Saturday, June 9, 2012

Blog review beats peer review

A few weeks ago ABC breathlessly reported on a new paper...
AM 1000 years of climate data points to a warming Australia
Radio Australia Climate study shows Australia hotter

Seems the authors of that study are now wearing some egg on their faces as the paper is withdrawn from publication following the identification of errors by Steve McInyre and others.  See Climate Audit for more details.
Bloggers: 1 Peer reviewers: NIL

An issue has been identified in the processing of the data used in the study, “Evidence of unusual late 20th century warming from an Australasian temperature reconstruction spanning the last millennium” by Joelle Gergis, Raphael Neukom, Stephen Phipps, Ailie Gallant and David Karoly, accepted for publication in the Journal of Climate.
We are currently reviewing the data and results.

We have requested ABC update their news.

UPDATE: ABC reply: Wed, Jun 13, 2012 at 9:17 AM
Thanks for bringing this to my attention.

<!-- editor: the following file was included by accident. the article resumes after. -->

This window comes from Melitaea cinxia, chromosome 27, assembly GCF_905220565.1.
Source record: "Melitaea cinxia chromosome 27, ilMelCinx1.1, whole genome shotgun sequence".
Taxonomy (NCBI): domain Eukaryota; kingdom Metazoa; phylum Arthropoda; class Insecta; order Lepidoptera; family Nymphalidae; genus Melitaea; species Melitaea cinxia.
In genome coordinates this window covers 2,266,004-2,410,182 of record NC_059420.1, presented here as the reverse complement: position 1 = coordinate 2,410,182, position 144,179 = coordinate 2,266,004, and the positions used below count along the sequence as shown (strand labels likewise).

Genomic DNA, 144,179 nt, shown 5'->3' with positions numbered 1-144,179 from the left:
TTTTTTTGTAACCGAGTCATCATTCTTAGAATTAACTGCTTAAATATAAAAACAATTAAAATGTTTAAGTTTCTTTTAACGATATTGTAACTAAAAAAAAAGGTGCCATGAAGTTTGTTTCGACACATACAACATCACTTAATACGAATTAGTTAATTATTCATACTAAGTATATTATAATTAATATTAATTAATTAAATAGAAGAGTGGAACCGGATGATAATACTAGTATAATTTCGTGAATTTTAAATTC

Clearly, given that we have reported on the study, we would want to be across any material changes to it. I have brought this to the attention of the reporters who filed the original pieces, so that we can track the process and take account of any updated or changed information.

Alan Sunderland

1 comment:

  1. This is another example of climate scientists, copping an attitude that people like McIntyre are beneath them and unworthy of access to their data. Historical records indicate that Einstein sent his paper with every scrap of data to every scientist in the field including his detractors inviting them all to rip it to shreds.

    The peer review process is shell of its former self especially in climate science which has been tarnished and corrupted by money and politics. Peer review needs to be reformed and made far more transparent. A good start would be to make authors of submitted papers anonamous to reviewers in order to ensure the end of pal review, make the reviewers names public to ensue integrity and reject any paper that doesn't make all data and code available to the public. We need to do this for the good of science and to prevent the growing abuse of the peer review process. It' broken let's fix it.


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